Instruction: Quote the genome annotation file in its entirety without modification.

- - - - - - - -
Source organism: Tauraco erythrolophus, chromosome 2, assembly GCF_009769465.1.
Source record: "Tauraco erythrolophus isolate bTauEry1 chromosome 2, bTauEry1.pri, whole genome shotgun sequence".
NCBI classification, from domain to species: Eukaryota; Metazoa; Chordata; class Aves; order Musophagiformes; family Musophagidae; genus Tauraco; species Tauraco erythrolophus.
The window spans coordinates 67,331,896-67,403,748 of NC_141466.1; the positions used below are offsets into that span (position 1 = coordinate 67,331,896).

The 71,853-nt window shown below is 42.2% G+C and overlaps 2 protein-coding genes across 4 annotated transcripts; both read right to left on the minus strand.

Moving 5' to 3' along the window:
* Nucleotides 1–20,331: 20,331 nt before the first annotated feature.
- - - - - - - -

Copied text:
Source organism: Tauraco erythrolophus, chromosome 2, assembly GCF_009769465.1.
Source record: "Tauraco erythrolophus isolate bTauEry1 chromosome 2, bTauEry1.pri, whole genome shotgun sequence".
NCBI classification, from domain to species: Eukaryota; Metazoa; Chordata; class Aves; order Musophagiformes; family Musophagidae; genus Tauraco; species Tauraco erythrolophus.
The window spans coordinates 67,331,896-67,403,748 of NC_141466.1; the positions used below are offsets into that span (position 1 = coordinate 67,331,896).

The 71,853-nt window shown below is 42.2% G+C and overlaps 2 protein-coding genes across 4 annotated transcripts; both read right to left on the minus strand.

Moving 5' to 3' along the window:
* Nucleotides 1–20,331: 20,331 nt before the first annotated feature.